West, Ian M. 2018. Dinosaur footprints of quarries of the Isle of Purbeck . Internet geological field guide. http://www.southampton.ac.uk/~imw/Purbeck-Dinoprints.htm. Version: 15th July 2018.

Dinosaur footprints of the quarries of the Isle of Purbeck
By Ian West,
Romsey, Hampshire
and Visiting Scientist at:
Faculty of Natural and Environmental Sciences
Southampton University,
Webpage hosted by iSolutions, Southampton University
Website archived at the British Library

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[CURRENTLY IN PREPARATION - NEW SECTIONS, IMAGES AND TEXT WILL BE ADDED]

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INTRODUCTION:

Sequence of Lithologies

Sequence of petrographic lithotypes in the Middle Purbeck Group of Durlston Bay, Dorset, by El-Shahat and West

Correlation of some quarry sections in the Intermarine Member of the Purbeck Group with the type-section at Durlston Bay, Swanage, Dorset

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INTERMARINE MEMBER:

Introduction

Graphic log of the Cinder Bed, Intermarine Member and Scallop Member of the Purbeck Group, Durlston Bay, Dorset, modified after Clements

Correlation of some quarry sections in the Intermarine Member of the Purbeck Group with the type-section at Durlston Bay, Swanage, Dorset

Trev Haysom's quarry at Acton, west of Swanage, showing an almost identical sequence of the lower part of the Intermarine Member as in Durlston Bay, Dorset

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INTERMARINE MEMBER:

Correlation

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A similar Durlston Formation, upper part of Middle Purbeck, at Lewis Quarry and at Haysom's Quarry near Acton, west of Swanage, Dorset, both showing an almost identical sequence of the lower part of the Intermarine Member

Correlation of the Intermarine Member, Purbeck Group, from Ridgeway Railway Cutting to Durlston Bay, Dorset

The Intermarine Member consists of thin-bedded, lagoonal and lacustrine limestones and shales above the conspicuous oyster bed - the Cinder Bed. Many of the limestones have been quarried for Purbeck Stone. These are the main limestones of the Upper Building Stones. The old traditional name, the "Intermarine Beds" presumably applies well to the upper part which is dominantly of brackish water origin. The unit lies beneath the near-marine Scallop Member with "Chlamys" and other more typically marine molluscs.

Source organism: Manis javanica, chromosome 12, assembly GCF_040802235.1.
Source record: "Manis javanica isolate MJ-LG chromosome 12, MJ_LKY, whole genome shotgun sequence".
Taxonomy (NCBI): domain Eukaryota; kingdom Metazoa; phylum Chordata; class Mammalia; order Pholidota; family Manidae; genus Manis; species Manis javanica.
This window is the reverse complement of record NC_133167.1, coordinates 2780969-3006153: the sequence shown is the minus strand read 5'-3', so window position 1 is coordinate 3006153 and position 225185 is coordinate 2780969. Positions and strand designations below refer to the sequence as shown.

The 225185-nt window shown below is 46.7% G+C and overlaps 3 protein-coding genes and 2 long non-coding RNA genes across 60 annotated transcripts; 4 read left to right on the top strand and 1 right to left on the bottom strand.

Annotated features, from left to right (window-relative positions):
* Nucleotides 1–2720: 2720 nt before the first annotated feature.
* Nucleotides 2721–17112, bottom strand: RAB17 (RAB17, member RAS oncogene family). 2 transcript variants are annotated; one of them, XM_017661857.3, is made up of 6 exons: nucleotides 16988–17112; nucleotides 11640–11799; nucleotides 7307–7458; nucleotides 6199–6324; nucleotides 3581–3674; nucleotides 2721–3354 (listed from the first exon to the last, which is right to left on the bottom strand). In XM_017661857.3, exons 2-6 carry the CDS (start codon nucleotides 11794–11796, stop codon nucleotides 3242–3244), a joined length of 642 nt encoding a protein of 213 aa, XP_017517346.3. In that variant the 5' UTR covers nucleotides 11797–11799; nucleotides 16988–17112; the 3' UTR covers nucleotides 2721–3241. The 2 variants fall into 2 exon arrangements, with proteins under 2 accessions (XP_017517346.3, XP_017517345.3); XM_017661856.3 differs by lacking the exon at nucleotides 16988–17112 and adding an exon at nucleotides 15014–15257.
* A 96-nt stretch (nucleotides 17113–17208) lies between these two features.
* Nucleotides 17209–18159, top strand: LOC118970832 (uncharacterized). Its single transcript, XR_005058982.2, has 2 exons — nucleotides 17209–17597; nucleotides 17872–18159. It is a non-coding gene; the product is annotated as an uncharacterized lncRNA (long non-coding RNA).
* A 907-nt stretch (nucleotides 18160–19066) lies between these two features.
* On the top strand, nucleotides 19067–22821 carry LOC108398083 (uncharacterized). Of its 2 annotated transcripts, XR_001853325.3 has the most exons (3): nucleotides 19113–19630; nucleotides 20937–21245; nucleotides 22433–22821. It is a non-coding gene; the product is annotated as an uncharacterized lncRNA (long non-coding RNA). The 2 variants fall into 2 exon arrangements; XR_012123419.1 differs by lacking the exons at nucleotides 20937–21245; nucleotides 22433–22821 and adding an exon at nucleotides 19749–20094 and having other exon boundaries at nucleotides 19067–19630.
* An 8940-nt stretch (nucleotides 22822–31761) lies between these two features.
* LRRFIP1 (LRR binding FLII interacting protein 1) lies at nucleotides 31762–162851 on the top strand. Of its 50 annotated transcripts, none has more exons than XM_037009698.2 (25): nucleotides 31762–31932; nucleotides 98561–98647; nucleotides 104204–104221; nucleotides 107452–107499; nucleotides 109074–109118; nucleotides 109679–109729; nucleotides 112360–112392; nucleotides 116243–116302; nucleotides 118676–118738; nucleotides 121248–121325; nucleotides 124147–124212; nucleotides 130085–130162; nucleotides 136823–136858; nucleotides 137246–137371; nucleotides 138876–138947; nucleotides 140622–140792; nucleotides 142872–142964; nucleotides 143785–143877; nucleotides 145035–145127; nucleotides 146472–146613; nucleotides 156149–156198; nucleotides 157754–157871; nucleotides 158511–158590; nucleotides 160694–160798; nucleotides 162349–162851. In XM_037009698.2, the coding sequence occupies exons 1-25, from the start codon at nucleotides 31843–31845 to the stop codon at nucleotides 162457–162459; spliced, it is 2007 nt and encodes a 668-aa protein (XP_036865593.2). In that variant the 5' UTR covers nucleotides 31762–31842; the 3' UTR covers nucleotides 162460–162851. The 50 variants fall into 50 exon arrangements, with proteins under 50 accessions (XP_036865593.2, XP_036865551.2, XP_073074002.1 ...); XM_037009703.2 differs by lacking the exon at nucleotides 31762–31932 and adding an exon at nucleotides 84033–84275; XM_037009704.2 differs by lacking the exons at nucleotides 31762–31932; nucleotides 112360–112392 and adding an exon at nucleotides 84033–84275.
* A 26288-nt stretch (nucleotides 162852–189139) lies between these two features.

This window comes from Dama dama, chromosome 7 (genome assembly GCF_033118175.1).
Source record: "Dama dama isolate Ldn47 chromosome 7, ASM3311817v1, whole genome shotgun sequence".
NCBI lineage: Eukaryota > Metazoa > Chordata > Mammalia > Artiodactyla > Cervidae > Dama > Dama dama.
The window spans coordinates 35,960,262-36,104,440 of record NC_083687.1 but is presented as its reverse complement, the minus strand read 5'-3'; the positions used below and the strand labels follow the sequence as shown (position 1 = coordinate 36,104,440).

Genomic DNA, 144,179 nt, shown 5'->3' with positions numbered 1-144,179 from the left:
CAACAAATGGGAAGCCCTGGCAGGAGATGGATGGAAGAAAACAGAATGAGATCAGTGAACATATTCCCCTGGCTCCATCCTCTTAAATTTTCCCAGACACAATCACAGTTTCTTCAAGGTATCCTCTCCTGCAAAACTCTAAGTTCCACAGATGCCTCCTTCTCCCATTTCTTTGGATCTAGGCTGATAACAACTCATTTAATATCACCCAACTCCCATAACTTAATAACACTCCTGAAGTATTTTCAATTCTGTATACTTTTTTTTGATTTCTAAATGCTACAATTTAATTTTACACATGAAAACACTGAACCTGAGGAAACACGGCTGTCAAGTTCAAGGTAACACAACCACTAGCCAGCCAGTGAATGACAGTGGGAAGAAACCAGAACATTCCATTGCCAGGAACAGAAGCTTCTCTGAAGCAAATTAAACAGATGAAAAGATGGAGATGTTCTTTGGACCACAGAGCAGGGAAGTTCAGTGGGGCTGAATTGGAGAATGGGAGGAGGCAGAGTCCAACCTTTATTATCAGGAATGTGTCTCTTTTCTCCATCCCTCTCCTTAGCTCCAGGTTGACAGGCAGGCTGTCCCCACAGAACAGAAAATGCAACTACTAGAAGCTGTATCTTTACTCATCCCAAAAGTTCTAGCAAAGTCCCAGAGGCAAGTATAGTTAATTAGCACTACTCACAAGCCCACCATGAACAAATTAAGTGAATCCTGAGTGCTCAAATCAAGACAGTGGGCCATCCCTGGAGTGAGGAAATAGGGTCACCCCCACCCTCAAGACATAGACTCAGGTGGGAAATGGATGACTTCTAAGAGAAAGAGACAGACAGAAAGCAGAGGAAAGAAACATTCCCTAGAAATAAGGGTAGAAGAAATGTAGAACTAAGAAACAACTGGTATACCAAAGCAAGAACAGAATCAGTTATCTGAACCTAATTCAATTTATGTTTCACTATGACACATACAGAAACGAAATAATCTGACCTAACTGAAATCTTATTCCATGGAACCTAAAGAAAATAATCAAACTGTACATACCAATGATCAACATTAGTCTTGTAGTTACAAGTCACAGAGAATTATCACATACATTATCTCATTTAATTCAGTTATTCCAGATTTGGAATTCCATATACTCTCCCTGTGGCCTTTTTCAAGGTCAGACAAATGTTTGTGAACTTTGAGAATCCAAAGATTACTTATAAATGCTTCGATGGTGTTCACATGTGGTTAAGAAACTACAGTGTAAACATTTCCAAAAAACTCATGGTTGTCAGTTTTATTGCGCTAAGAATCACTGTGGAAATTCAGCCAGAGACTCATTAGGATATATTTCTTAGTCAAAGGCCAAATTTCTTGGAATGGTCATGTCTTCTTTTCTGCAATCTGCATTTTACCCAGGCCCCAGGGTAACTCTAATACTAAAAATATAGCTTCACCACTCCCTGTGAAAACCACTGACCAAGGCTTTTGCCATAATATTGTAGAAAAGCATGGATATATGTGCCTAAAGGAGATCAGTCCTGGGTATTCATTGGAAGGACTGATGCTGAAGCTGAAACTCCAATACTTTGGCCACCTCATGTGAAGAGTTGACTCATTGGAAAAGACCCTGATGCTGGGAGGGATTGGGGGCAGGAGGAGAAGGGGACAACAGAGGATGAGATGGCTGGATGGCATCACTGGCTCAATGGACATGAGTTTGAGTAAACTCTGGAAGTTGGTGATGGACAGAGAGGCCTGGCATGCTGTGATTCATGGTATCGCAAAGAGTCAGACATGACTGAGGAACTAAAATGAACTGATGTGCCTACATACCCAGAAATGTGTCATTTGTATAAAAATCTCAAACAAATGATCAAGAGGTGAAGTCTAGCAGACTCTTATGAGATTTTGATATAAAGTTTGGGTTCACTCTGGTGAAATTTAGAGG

The general features of the succession can be seen from the diagrams above, which include a modified extract of part the classic log of Clements ,1969; 1993, and a modified correlation diagrams of El-Shahat, 1977. It consists of beds of hard shell-debris (biosparrudite) limestones with some pyritic shales in the central part (" mid-intermarine shales ").

Physa bristovii Ptychostylus

The lower part (Downs Vein etc, just above the Cinder Bed), though, is of almost freshwater origin and has similarities to the Cherty Freshwater Member in containing pond-snails like Physa bristovii, which is in beds DB 115 and 116, and Ptychostylus , abundant in DB 112, and charophyte algae. It, thus, starts as freshwater lake deposits but marine water gradually gained access to what then became a large lagoon. Austen (1852) and Fisher (1856) referred to the unit as the "Turtle Beds" which may, perhaps, be more appropriate than the " Intermarine term "used in Bristow and Fishers' (1857) vertical section and reproduced in Damon (1884). Nevertheless, the name " Intermarine " is so well-established and well-known that it is preferable to retain it.

The shelly limestones are mostly coarse enough to be termed "biosparrudites "(coarse shell debris with a sparry cement) in accordance with Folk's (1962) classification, but sometimes referred to for simplicity as " biosparites " (shell debris sands) as in Clements' (1969; 1973; 1992) log. They represent debris mostly from the brackish water bivalve Neomiodon . The shells were originally aragonite but have been replaced by calcite now. They have been accumulated by storms with easterly winds at the western margin of the Purbeck basinal area. This basinal region which extended eastward to the Isle of Wight and part of the Weald of Sussex was in basinal in relative terms with thicker sequences and less subaerial exposure - but actually still lagoonal and lacustrine and very shallow). The shell beds originated as extensive white shell sediments. Some of which were usually at or just below water-level and others formed shell beaches, above water-level for much of the time (El-Shahat and West, 1983).